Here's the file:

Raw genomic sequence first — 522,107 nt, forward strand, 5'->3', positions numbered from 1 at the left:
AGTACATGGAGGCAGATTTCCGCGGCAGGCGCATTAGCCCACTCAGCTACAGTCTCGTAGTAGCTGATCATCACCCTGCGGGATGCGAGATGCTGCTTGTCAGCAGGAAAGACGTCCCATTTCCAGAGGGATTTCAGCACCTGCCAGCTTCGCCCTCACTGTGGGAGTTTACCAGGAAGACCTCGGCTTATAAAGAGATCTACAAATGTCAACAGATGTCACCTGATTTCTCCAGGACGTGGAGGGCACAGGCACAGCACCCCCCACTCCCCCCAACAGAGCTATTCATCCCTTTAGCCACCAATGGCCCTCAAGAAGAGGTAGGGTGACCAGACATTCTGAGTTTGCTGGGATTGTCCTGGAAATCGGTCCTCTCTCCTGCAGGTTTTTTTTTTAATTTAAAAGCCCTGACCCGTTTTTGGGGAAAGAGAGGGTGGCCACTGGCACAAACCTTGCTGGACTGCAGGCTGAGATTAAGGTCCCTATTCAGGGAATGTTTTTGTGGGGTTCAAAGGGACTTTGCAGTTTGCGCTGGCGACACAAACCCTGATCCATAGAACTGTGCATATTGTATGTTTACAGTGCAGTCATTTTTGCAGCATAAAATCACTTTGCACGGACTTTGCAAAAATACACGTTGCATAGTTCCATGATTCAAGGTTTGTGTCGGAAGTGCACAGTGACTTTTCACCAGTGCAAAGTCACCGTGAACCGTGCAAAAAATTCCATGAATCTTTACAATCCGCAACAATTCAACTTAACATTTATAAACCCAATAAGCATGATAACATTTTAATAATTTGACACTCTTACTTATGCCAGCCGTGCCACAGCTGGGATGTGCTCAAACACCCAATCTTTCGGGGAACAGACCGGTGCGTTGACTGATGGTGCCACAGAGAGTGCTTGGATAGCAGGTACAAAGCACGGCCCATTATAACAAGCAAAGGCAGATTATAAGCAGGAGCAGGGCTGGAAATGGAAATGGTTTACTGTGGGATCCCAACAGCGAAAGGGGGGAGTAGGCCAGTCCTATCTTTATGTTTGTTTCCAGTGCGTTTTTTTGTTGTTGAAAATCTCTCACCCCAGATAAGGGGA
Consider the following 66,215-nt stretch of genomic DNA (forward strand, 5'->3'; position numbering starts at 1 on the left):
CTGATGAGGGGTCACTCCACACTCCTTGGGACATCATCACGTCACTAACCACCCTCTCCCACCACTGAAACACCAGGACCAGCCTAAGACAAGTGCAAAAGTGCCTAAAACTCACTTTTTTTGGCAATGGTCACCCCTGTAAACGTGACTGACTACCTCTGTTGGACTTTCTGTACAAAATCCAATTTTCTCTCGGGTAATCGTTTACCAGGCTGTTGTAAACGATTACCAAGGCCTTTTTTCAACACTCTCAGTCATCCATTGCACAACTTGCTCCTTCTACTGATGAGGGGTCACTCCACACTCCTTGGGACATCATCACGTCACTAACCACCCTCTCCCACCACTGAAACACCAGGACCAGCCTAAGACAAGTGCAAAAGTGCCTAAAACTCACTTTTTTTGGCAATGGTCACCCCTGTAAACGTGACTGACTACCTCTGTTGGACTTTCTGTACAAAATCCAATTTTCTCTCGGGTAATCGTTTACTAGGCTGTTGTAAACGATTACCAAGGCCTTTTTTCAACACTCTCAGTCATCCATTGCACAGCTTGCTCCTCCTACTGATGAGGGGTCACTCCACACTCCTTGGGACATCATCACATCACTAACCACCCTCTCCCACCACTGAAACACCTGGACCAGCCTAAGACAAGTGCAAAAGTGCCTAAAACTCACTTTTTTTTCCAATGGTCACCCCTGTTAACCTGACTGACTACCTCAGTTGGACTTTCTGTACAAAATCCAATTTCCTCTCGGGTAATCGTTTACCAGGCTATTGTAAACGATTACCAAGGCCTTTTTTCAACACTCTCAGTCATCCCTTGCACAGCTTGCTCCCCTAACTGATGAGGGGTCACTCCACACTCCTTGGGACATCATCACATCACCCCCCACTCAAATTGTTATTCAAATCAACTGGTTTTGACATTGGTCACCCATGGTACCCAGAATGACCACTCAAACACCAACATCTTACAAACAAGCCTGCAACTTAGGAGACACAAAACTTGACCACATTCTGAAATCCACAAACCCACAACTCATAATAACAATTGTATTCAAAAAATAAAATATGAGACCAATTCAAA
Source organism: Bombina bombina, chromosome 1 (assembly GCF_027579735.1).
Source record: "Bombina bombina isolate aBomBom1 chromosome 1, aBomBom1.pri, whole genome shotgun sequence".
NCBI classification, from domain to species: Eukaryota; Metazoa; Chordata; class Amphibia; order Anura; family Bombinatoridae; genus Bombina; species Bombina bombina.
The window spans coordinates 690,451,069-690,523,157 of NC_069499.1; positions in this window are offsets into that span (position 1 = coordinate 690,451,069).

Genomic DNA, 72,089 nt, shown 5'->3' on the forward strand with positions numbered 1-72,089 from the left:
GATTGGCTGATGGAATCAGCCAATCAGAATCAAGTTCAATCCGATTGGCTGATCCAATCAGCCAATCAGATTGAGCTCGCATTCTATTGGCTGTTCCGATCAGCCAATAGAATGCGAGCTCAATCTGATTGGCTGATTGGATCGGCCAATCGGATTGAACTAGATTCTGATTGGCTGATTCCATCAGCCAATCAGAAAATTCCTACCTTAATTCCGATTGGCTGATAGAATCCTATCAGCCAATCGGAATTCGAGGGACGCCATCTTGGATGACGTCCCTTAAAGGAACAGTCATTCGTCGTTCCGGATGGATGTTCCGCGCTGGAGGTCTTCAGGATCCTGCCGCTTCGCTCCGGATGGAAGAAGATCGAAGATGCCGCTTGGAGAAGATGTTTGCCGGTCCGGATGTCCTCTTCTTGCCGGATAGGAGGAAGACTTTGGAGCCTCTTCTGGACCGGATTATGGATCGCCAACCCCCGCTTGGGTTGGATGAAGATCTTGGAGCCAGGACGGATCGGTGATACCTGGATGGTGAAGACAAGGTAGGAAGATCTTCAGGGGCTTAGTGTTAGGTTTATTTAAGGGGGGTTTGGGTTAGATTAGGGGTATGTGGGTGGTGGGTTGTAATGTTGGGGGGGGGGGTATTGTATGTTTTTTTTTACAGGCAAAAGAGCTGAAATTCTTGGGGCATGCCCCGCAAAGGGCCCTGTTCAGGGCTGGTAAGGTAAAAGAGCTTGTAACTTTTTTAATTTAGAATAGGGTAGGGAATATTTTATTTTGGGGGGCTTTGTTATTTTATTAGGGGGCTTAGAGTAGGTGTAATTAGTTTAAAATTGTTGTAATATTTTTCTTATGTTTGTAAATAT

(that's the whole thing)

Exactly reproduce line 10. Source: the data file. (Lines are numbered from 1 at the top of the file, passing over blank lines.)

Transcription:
GATTGGCTGATGGAATCAGCCAATCAGAATCAAGTTCAATCCGATTGGCTGATCCAATCAGCCAATCAGATTGAGCTCGCATTCTATTGGCTGTTCCGATCAGCCAATAGAATGCGAGCTCAATCTGATTGGCTGATTGGATCGGCCAATCGGATTGAACTAGATTCTGATTGGCTGATTCCATCAGCCAATCAGAAAATTCCTACCTTAATTCCGATTGGCTGATAGAATCCTATCAGCCAATCGGAATTCGAGGGACGCCATCTTGGATGACGTCCCTTAAAGGAACAGTCATTCGTCGTTCCGGATGGATGTTCCGCGCTGGAGGTCTTCAGGATCCTGCCGCTTCGCTCCGGATGGAAGAAGATCGAAGATGCCGCTTGGAGAAGATGTTTGCCGGTCCGGATGTCCTCTTCTTGCCGGATAGGAGGAAGACTTTGGAGCCTCTTCTGGACCGGATTATGGATCGCCAACCCCCGCTTGGGTTGGATGAAGATCTTGGAGCCAGGACGGATCGGTGATACCTGGATGGTGAAGACAAGGTAGGAAGATCTTCAGGGGCTTAGTGTTAGGTTTATTTAAGGGGGGTTTGGGTTAGATTAGGGGTATGTGGGTGGTGGGTTGTAATGTTGGGGGGGGGGGTATTGTATGTTTTTTTTTACAGGCAAAAGAGCTGAAATTCTTGGGGCATGCCCCGCAAAGGGCCCTGTTCAGGGCTGGTAAGGTAAAAGAGCTTGTAACTTTTTTAATTTAGAATAGGGTAGGGAATATTTTATTTTGGGGGGCTTTGTTATTTTATTAGGGGGCTTAGAGTAGGTGTAATTAGTTTAAAATTGTTGTAATATTTTTCTTATGTTTGTAAATAT